With his black Hasidic coat, flat brimmed hat and long beard, Rabbi Yaakov Herzog must look like a strange sight on the streets of Riyadh, but that’s exactly where he is hoping to relocate after years of working with Jewish expats living in Saudi Arabia.
No native Jewish community remains in the Arabian kingdom, which sits less than 11 miles from Israel and can even be seen from high ground around Eilat. However, in recent years the country has seen an influx of Jews – coming either for tourism, business purposes or on behalf of the U.S. military, which maintains a heavy presence on the peninsula.
Herzog’s interest in Saudi Arabia began when he discovered the Kingdom’s NEOM project.
An ambitious initiative unveiled by Crown Prince Mohammed bin Salman in 2017, NEOM, is planned as a city of the future, which will connect Saudi Arabia and Egypt by bridging the Straits of Tiran in the Red Sea.
The first phase of the project, a smart city known as the Line, in Saudi Arabia’s northwestern Tabuk province, is envisioned to have no cars and net zero carbon emissions, while housing more than a million people.
The Saudis have spent more than $500 billion on the project, hoping to complete construction by 2030 while critics still question whether the idea is realistic, or even fully acknowledges the laws of physics.
Nonetheless, Rabbi Herzog was intrigued.
“I heard about this big program the Saudis are doing, building this mega city that is meant to attract the best and brightest,” Herzog said. Immediately he asked himself, “Where will other religions fit in here?” Will there be a space in the new project for synagogues, churches or other places of worship?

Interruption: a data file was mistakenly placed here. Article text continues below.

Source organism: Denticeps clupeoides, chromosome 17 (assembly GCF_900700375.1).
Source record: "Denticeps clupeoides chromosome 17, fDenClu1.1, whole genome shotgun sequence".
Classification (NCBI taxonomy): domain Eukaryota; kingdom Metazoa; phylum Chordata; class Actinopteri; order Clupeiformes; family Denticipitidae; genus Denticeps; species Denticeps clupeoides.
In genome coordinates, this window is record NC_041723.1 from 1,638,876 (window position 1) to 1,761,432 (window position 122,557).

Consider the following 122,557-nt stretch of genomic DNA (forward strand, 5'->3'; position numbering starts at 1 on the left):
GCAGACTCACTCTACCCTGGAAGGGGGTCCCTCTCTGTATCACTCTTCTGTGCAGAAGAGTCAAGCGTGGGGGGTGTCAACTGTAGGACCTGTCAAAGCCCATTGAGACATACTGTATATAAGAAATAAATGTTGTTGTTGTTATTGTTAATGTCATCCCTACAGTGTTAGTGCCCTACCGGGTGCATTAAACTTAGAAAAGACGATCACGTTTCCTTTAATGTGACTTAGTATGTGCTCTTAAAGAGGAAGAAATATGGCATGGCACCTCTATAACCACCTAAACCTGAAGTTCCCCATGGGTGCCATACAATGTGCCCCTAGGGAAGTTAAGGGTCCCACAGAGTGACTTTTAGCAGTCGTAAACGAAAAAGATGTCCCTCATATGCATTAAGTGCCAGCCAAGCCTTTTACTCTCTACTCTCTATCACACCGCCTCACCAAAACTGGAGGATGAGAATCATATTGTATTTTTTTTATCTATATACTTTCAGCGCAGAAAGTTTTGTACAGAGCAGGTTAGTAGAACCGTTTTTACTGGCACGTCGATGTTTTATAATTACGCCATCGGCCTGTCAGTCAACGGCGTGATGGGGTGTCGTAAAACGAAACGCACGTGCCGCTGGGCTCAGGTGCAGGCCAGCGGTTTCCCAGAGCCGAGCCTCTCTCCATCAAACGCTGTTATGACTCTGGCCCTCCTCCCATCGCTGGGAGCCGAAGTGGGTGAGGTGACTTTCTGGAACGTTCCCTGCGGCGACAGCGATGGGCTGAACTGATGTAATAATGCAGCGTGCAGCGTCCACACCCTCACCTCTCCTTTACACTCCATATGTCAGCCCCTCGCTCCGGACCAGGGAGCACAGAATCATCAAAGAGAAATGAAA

When he found the Saudis didn’t have an answer, he set out to create one himself.
The more he researched, the more he realized a framework for Jewish life wouldn’t just be necessary for NEOM but throughout the entire kingdom, as the various major urban development and tourism projects the country had planned would be sure to bring in Jewish workers, tourists and investors.
Nearly two years later, Herzog has already taken to calling himself the “Chief Rabbi to Saudi Arabia.”
“If you call the American embassy in Riyadh and tell them you need a rabbi now, you’ll see who they’ll call,” he said.
Of course, no such title officially exists, but Herzog is hopeful that the Saudis will be interested in establishing the role in the coming years.
In the meantime, he has gotten to work organizing everything from kosher food for visiting Jews to fundraising for mikvahs — which would allow the kingdom to be feasible as a permanent home for Orthodox Jews who regularly use the ritual baths.
Herzog currently lives in Israel, but made regular trips to the kingdom before the pandemic and is planning to move to the kingdom full-time as soon as Saudi Arabia opens its borders in May.
Herzog hasn’t just worked with the Jews living in the country, but he’s built deep relationship with many of its Muslim religious leaders as well. “I didn’t anticipate the amount of interest from Muslims I would get” Herzog said.